Vim documentation: job_control

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*job_control.txt*    Nvim


		 NVIM REFERENCE MANUAL    by Thiago de Arruda



Nvim job control					*job-control*

Job control is a way to perform multitasking in Nvim, so scripts can spawn and
control multiple processes without blocking the current Nvim instance.

				      Type |gO| to see the table of contents.

==============================================================================
Concepts


Job Id							*job-id*

When a job starts it is assigned a number, unique for the life of the current
Nvim session. Functions like |jobstart()| return job ids. Functions like
|jobsend()|, |jobstop()|, |rpcnotify()|, and |rpcrequest()| take job ids.

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Usage							*job-control-usage*

To control jobs, use the "job…" family of functions: |jobstart()|,
|jobsend()|, |jobstop()|.

Example:

    function! s:JobHandler(job_id, data, event) dict
      if a:event == 'stdout'
        let str = self.shell.' stdout: '.join(a:data)
      elseif a:event == 'stderr'
        let str = self.shell.' stderr: '.join(a:data)
      else
        let str = self.shell.' exited'
      endif

      call append(line('$'), str)
    endfunction
    let s:callbacks = {
    \ 'on_stdout': function('s:JobHandler'),
    \ 'on_stderr': function('s:JobHandler'),
    \ 'on_exit': function('s:JobHandler')
    \ }
    let job1 = jobstart(['bash'], extend({'shell': 'shell 1'}, s:callbacks))
    let job2 = jobstart(['bash', '-c', 'for i in {1..10}; do echo hello $i!; sleep 1; done'], extend({'shell': 'shell 2'}, s:callbacks))

To test the above script, copy it to a file ~/foo.vim and run it:
    nvim -u ~/foo.vim
 
Description of what happens:
  - Two bash shells are spawned by |jobstart()| with their stdin/stdout/stderr
    streams connected to nvim.
  - The first shell is idle, waiting to read commands from its stdin.
  - The second shell is started with -c which executes the command (a for-loop
    printing 0 through 9) and then exits.
  - `JobHandler()` callback is passed to |jobstart()| to handle various job
    events. It displays stdout/stderr data received from the shells.


							*on_stdout*
Arguments passed to on_stdout callback:
  0: |job-id|
  1: List of lines read from the stream. If the last item is not "" (empty
     string), then it is an incomplete line that might be continued at the
     next on_stdout invocation. See Note 2 below.
  2: Event type: "stdout"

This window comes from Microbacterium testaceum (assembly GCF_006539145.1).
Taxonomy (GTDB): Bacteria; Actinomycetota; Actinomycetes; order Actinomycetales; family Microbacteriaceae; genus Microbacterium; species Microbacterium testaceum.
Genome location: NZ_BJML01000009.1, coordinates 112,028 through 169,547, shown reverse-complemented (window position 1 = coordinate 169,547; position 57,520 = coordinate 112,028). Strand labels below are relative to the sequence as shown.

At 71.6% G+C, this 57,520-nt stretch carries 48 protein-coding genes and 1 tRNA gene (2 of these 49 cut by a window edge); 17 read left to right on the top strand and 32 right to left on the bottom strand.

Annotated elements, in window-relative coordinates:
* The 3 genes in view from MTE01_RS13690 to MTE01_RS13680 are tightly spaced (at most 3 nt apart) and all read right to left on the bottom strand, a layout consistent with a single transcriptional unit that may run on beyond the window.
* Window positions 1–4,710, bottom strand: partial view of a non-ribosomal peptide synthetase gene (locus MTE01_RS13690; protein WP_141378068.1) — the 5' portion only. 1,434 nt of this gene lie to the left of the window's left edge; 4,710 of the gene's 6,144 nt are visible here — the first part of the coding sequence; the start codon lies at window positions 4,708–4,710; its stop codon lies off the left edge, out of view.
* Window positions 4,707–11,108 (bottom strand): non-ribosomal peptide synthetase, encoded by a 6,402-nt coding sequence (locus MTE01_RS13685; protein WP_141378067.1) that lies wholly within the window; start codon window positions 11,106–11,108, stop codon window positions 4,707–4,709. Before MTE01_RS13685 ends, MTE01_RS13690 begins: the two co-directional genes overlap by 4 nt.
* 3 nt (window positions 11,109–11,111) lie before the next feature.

*on_stderr*
Arguments passed to on_stderr callback:
  0: |job-id|
  1: List of lines read from the stream. If the last item is not "" (empty
     string), then it is an incomplete line that might be continued at the
     next on_stderr invocation. See Note 2 below.
  2: Event type: "stderr"

							*on_exit*
Arguments passed to on_exit callback:
  0: |job-id|
  1: Exit-code of the process.
  2: Event type: "exit"

  Note: Buffered stdout/stderr data which has not been flushed by the sender
	will not trigger the on_stdout/on_stderr callback (but if the process
	ends, the on_exit callback will be invoked).
        For example, "ruby -e" buffers output, so small strings will be
        buffered unless "auto-flushing" ($stdout.sync=true) is enabled.
          function! Receive(job_id, data, event)
            echom printf('%s: %s',a:event,string(a:data))
          endfunction
          call jobstart(['ruby', '-e',
            \ '$stdout.sync = true; 5.times do sleep 1 and puts "Hello Ruby!" end'],
            \ {'on_stdout': 'Receive'})
        https://github.com/neovim/neovim/issues/1592

  Note 2:
	Job event handlers may receive partial (incomplete) lines. For a given
	invocation of on_stdout/on_stderr, `a:data` is not guaranteed to end
	with a newline.
	  - `abcdefg` may arrive as `['abc']`, `['defg']`.
	  - `abc\nefg` may arrive as `['abc', '']`, `['efg']` or `['abc']`,
	    `['','efg']`, or even `['ab']`, `['c','efg']`.
	Easy way to deal with this: initialize a list as `['']`, then append
	to it as follows:
	  let s:chunks = ['']
	  func! s:on_stdout(job_id, data, event) dict
	    let s:chunks[-1] .= a:data[0]
	    call extend(s:chunks, a:data[1:])
	  endf
 

The |jobstart-options| dictionary is passed as |self| to the callback.
The above example could be written in this "object-oriented" style:

    let Shell = {}

    function Shell.on_stdout(_job_id, data, event)
      call append(line('$'),
            \ printf('[%s] %s: %s', a:event, self.name, join(a:data[:-2])))
    endfunction

    let Shell.on_stderr = function(Shell.on_stdout)

    function Shell.on_exit(job_id, _data, event)
      let msg = printf('job %d ("%s") finished', a:job_id, self.name)
      call append(line('$'), printf('[%s] BOOM!', a:event))
      call append(line('$'), printf('[%s] %s!', a:event, msg))
    endfunction

    function Shell.new(name, cmd)
      let object = extend(copy(g:Shell), {'name': a:name})
      let object.cmd = ['sh', '-c', a:cmd]
      let object.id = jobstart(object.cmd, object)
      $
      return object
    endfunction

    let instance = Shell.new('bomb',
          \ 'for i in $(seq 9 -1 1); do echo $i 1>&$((i % 2 + 1)); sleep 1; done')
 
To send data to the job's stdin, use YXXYjobsend()|:
    :call jobsend(job1, "ls\n")
    :call jobsend(job1, "invalid-command\n")
    :call jobsend(job1, "exit\n")
 
A job may be killed with YXXYjobstop()|:
    :call jobstop(job1)
 
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